I'm always trying to have my cake and eat it too. I recognize this too, and I like stuff that's convincing and I like the same pop-culture Batman as everyone else. I like to see movies and shows that seem believable and feel like they could almost happen. We need that in Batman. Batman has a certain amount of street-level and real life elements to it that we can't forget. These guys still have to eat to do their jobs. They still get their costumes messed up and have their bones broken. There's a lot of that in here. But we musn't also forget that Batman fought the Monk and has encountered numerous vampires, werewolves, ghosts and monsters in the course of his career. I just wanted to push it towards, like I said, to the David Lynch approach. Because the real world we live in is also very strange and inexplicable, and there are a lot of really demented people who have strange ideas about the way things work. And those are the kinds of characters Batman and Robin come up against all the time.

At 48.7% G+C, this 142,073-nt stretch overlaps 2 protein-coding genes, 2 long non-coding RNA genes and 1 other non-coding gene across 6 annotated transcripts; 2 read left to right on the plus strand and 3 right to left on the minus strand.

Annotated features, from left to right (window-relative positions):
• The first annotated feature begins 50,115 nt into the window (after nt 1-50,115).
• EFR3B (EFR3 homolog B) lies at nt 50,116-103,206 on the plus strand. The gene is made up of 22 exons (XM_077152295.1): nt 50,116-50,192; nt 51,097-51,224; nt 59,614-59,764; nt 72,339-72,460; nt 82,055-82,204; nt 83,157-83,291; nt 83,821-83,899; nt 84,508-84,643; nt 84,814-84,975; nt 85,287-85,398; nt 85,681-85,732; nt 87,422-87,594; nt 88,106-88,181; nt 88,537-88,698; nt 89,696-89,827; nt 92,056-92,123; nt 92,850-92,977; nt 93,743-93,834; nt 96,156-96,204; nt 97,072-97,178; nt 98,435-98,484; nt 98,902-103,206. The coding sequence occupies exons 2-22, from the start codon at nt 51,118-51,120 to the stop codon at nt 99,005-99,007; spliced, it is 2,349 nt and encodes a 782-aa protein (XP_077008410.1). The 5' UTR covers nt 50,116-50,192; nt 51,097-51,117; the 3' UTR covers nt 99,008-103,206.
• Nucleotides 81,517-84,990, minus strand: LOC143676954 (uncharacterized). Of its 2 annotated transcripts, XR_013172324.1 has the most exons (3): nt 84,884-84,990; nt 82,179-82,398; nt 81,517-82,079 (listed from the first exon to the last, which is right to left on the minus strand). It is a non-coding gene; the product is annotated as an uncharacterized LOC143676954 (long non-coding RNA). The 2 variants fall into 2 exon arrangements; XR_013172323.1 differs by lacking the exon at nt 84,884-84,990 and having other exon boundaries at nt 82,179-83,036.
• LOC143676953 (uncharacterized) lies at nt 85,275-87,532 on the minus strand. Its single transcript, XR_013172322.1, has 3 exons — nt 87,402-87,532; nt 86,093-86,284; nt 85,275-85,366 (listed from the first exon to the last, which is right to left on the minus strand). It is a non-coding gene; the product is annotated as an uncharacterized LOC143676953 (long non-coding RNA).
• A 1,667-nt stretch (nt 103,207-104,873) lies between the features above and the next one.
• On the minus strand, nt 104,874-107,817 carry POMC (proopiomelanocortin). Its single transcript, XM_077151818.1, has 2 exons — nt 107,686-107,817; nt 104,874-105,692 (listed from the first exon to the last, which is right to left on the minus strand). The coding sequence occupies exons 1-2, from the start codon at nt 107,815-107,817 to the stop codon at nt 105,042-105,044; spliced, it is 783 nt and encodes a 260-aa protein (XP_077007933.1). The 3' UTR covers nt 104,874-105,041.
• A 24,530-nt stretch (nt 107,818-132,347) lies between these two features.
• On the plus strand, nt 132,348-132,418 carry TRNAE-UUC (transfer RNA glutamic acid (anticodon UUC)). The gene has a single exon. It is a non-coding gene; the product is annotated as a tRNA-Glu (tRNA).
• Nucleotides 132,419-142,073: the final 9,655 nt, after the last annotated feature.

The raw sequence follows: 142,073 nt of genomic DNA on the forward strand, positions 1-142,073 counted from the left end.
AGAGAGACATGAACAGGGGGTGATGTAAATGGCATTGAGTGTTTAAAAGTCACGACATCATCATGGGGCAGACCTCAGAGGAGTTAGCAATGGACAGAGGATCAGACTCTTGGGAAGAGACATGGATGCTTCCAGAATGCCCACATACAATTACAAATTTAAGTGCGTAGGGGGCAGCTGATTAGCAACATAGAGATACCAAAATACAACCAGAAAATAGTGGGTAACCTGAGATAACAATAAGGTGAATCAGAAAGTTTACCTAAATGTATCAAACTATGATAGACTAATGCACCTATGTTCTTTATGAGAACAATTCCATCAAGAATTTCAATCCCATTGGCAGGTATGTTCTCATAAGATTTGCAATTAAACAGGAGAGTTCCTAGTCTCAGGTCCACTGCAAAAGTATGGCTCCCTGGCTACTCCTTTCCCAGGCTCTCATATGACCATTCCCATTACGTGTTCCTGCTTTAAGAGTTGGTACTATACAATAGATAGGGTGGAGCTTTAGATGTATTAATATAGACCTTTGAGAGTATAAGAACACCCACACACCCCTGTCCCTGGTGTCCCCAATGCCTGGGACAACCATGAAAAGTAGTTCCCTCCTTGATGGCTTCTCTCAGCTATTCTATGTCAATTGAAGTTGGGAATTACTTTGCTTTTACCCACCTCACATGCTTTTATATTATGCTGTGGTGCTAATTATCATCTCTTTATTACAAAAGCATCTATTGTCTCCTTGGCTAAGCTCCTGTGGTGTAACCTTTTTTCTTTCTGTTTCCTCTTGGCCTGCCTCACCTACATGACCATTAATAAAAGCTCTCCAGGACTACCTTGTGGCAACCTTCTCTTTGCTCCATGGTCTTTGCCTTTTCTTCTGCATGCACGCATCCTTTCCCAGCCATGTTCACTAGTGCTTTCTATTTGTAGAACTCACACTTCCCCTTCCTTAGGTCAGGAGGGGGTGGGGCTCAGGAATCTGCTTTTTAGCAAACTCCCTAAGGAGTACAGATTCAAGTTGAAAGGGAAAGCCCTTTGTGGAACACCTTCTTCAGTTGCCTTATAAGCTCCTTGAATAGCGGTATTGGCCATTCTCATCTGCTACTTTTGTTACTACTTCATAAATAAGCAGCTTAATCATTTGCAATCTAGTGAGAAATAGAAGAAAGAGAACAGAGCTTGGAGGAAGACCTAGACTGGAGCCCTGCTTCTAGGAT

It's very much the 'real' world overlapping with the world of schizophrenia, paranoia and heavy drug use, which is of course a world just as real as anything else we can experience. That's the world that Batman and Robin are dealing with – the eerie, creepy, mentally-ill dark corners of life. I think that gives us the sense of the supernatural in the story even if these guys aren't supernatural. Professor Pyg isn't from another world; he's from here, but he's very, very sick. He sees the world as almost supernatural in that it's unnatural and threatening in every way. It's more of that sort of thing.
I think people will be surprised, because these are very realistic, bones-will-break kinds of stories too. Although there's a lot of color and UV and sound effects, these are not fantastical stories in that kind of Joel Schumacher 90s Batman way. It's quite gritty. It's quite hardcore. It's noir, but it's a psychedelic noir. I've talked to you about this sort of thing before. This is the Batman version of that dark, psychedelic noir. I might not be describing it that well because we're trying to combine two quite different approaches into one. Readers will see what I mean shortly.